Wednesday 3rd: Spent the morning mainly at home except for a walk around the neighbourhood sights with Mac, including a visit to the riveting Meguro Parasitological Museum, a popular date destination for young couples for some strange reason. See here for a charming little virtual tour of this museum, which I actually walk past every day on my way to and from work.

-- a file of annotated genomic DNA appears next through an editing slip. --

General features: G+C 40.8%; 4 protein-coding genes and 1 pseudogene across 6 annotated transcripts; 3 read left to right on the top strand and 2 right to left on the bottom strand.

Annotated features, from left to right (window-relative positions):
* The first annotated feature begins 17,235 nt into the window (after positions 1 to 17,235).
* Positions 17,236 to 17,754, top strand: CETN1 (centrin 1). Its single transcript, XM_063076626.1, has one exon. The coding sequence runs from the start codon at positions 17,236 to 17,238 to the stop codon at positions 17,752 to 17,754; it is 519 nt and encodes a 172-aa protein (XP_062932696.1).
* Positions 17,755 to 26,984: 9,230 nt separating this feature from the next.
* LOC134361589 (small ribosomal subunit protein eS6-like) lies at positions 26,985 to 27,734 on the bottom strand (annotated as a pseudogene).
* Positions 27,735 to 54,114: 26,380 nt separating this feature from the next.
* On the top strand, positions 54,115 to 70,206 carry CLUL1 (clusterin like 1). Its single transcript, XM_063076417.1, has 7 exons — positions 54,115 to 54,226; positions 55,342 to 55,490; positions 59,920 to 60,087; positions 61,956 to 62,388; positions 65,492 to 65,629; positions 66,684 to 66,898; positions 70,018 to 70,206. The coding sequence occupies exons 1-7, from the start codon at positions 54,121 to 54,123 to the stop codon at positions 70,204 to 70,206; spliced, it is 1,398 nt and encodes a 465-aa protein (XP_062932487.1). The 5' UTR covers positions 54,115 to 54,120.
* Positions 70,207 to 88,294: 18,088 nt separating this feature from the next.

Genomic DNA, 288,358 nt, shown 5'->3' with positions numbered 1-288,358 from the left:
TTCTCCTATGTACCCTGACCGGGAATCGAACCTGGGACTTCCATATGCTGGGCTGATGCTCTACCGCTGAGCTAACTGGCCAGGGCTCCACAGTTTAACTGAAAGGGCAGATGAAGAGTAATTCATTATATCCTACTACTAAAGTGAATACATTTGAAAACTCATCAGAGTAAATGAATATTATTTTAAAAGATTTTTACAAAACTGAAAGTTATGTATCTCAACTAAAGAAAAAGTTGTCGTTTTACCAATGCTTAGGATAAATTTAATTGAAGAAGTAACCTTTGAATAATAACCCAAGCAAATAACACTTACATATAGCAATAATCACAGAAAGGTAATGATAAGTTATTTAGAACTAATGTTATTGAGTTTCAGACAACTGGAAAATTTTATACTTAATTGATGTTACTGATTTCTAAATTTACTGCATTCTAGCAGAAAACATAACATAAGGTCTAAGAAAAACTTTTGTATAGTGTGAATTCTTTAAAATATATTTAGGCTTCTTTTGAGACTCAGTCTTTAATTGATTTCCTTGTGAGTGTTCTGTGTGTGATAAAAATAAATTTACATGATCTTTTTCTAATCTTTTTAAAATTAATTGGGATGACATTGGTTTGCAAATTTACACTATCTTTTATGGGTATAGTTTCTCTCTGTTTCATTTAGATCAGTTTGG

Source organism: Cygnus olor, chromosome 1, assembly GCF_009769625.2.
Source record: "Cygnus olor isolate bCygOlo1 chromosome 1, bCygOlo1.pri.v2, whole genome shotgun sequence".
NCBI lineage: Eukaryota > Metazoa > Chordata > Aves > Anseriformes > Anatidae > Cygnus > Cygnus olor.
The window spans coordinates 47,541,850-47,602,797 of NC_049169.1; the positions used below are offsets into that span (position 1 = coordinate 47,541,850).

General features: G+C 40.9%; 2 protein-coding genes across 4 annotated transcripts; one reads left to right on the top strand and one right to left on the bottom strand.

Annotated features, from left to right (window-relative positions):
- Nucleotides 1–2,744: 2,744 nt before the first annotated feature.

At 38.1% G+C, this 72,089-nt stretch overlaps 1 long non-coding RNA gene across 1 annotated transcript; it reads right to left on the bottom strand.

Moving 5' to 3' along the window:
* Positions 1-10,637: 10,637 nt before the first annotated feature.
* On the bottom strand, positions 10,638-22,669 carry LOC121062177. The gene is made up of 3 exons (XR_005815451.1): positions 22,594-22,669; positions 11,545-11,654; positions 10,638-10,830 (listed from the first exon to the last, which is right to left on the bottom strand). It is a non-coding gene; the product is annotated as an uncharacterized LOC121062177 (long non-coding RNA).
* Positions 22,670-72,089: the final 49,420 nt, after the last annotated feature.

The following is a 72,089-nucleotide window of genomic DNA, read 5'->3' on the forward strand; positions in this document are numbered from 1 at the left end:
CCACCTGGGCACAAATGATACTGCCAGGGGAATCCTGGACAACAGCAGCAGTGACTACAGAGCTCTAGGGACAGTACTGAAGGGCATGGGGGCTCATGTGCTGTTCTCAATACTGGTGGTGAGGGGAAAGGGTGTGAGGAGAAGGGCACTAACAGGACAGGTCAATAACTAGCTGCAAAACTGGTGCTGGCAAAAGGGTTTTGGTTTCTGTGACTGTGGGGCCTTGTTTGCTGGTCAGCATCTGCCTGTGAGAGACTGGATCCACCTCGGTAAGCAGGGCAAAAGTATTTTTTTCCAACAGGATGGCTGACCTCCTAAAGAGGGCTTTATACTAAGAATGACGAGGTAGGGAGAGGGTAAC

In the afternoon I had an appointment to run a half kilometer time trial with Satohi, a young woman I am helping to train for her upcoming marathon. We planned to run it on the approximately 2-km loops of Yoyogi Park, and a handful of others were planning to join in. But alas, with the holiday the paths were just too crowded. For Satohi, this was her only chance to run this time trial. The coming weekend wouldn't be good because it would be just two weeks from the marathon and a more regulation 25 km would be more important for her. Any time after that would be too close to the marathon. So I suggested we run it on the 400-m running track. You might well imagine that there was strong resistance to this idea, but I had the strength of my conviction to insist. Three or four people suddenly remembered root canal appointments, but Satohi, Rie, Matthias and I braved the monotony and launched our assault on a new PB for Satohi. With the change of plans I got the pace calculation a little bit wrong so was aiming for around 1 minute 50 per lap instead of 1 minute 48 (aiming for a 95 minute finish). Her previous PB was 99 minutes and 42 seconds, so the miscalculation was still going to bring us in with a PB. As it turned out she ran a good constant pace, but started to fall off the 1:50 a little bit in the middle section. I was terrified of forgetting to push a lap split -- bloody 52 of them I had to push, and then run 300 m after the fifty-second lap! Luckily I kept on the ball and we finally finished in 97:18, a 2 minute 20 second PB for Satohi, though she was quite disappointed she missed out on the 95 minutes. The girl is certainly hard to please, but it is great that she has such ambition. I had to explain that the half marathion is not the main game at this stage, and while a sub 95 minute would have well been possible, it would be more danger than it was worth to push that hard. She soon came round. Rie stuck with us all the way too, for a great run. I think she has a PB closer to p1 or 92 minutes. Matthias decided to count every two and half laps for one-km splits. Somewhere early on he pushed on ahead, but guess what? He lost count! I would never have predicted it (he says sarcastically). In the end he just kept running until we were done, so he should be able to interpolate his half time. It was the first time he'd run one! So well done to him for his PB as well (Interesting guy actually; a professor of linguistics specialising in hunter-gatherer languages from southern Africa).